And, because the “Free Zones” were provided to Jamaica as a “service,” they incurred a large amount of debt to provide these jobs to their citizens. All the while, the corporations and countries that were operating in the Free Zone basically operated for free. The low wages that they paid to the workers was far less than the amount of money that the Jamaican government is paying back at high interest rates.
However, as globalization continued and labor began a commodity to be sold at the lowest price, factories began closing down as cheaper labor was found in Mexica and Asia. Now being shut out of the factories, many Jamaicans have nowhere to go for work. Foreign companies continue to sell products cheaper than they can make locally, and now pull out of places like the Free Zones leaving them with little to no employment opportunities.
Michael Manly, a former Prime Minister of Jamaica states the problem quite clearly in how it relates to the country’s debt and its relationship to the IMF:
“Private capital is not going to come in and help you with your infrastructure. To help you develop an adequate education system. To help you develop a good health system. Private capital is not going to come and take a chance in developing your agriculture so that you can really do a lot of the feeding of yourself. It is understandably only interested in how it can make a quick buck.”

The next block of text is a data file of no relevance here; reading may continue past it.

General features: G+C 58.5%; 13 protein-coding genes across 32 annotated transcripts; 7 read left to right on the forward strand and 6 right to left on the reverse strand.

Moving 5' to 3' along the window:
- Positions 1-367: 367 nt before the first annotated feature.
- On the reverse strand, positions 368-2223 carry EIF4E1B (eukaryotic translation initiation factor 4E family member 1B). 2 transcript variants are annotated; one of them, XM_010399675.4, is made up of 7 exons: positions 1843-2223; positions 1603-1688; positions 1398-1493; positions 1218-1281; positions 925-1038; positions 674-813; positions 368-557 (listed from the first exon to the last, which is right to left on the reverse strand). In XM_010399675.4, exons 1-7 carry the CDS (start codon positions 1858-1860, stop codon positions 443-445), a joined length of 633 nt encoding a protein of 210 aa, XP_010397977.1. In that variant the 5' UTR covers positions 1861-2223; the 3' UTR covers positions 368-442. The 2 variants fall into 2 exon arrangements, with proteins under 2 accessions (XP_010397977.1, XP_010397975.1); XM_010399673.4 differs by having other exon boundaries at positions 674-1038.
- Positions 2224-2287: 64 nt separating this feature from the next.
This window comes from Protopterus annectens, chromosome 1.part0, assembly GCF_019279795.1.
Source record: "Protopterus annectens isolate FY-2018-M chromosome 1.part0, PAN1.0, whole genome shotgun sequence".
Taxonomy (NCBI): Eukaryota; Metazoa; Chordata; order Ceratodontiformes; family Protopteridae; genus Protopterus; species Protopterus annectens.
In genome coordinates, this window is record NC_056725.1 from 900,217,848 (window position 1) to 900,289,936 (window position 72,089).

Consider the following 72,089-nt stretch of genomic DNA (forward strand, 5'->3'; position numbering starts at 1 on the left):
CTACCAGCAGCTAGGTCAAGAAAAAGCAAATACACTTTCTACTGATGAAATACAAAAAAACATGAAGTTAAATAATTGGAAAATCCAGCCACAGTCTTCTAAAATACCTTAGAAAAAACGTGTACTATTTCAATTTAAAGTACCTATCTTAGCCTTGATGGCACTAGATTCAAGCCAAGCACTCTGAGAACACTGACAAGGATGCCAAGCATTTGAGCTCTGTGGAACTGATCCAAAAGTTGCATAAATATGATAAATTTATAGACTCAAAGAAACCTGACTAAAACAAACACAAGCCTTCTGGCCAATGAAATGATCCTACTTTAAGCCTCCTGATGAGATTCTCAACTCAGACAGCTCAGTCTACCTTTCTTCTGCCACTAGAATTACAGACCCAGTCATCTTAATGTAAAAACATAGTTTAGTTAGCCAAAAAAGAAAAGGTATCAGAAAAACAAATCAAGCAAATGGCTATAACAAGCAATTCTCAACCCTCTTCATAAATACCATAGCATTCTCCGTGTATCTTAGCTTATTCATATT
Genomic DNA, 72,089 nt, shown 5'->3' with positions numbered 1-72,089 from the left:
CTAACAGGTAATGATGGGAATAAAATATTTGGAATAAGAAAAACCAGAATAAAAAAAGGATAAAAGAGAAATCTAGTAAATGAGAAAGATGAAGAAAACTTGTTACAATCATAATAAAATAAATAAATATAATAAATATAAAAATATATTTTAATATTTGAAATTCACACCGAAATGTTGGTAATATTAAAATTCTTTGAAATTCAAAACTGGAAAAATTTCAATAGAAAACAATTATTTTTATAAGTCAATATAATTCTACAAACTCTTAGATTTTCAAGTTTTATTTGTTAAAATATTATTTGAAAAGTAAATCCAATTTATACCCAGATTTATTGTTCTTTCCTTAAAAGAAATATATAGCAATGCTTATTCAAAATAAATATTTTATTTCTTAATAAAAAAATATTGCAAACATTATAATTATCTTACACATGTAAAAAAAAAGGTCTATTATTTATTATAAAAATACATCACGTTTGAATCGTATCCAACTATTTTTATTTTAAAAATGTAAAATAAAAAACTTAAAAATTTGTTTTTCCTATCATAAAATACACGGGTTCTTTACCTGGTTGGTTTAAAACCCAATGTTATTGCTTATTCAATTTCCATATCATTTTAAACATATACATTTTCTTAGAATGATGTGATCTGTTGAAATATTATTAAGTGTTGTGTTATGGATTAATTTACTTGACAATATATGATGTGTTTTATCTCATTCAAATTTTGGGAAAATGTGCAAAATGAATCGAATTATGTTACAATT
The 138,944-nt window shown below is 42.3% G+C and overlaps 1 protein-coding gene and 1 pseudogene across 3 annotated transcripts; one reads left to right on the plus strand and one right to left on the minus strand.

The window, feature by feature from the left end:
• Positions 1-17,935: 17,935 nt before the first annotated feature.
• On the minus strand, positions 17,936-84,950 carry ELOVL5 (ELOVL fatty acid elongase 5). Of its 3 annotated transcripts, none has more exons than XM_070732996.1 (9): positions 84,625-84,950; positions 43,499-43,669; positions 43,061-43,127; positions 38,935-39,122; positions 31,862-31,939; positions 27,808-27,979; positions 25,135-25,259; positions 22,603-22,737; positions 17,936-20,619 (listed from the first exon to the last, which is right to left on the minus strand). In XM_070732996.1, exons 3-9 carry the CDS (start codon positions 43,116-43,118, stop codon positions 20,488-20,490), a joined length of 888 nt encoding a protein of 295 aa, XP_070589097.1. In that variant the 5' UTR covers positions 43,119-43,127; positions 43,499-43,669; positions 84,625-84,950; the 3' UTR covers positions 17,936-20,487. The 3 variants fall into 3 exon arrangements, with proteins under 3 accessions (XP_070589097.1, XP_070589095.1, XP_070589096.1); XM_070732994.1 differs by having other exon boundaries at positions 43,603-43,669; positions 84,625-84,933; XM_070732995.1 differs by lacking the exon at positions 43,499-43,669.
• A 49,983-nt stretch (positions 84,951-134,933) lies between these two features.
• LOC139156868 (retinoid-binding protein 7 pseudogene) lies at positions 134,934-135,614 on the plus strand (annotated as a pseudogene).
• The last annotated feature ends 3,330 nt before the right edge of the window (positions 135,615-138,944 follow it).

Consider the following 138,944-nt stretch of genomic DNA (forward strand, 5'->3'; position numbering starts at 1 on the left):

Poor nations have no choice but to borrow from the IMF, because private lenders are only interested in making profits. Unfortunately, this borrowing only leads to further globalization, more imports of foreign goods, and further degradation of what little economy they have.
“Look at every IMF country today and tell me which has a really good hospital service, which has a good education system, which has anything… All of them are trapped in that old colonial crisis of finance.”
The worst part about this is that most citizens of developed countries don’t even know that their nation is taking advantage of those less fortunate. We continue to donate to non-profit organizations that are doing good work in poorer nations so that we feel we are doing something positive, yet wonder why it is never enough. That all the aid and money we send doesn’t end up having any lasting effect. The reason is that developed nations continue to collect unimaginable amounts of money in the form of loans and interest that basically negate any amount of money that we could ever hope to spend in aid or charity work.
We must come up with a better solution that gets to the root of the problem. Rather than continue to perpetuate a cycle of national serfdom, we must eliminate high interest rates on international borrowing and support programs that allow poorer nations to build their education systems and improve their own economies by allowing them the ability to provide their own goods and services without being undersold by subsidizes imports.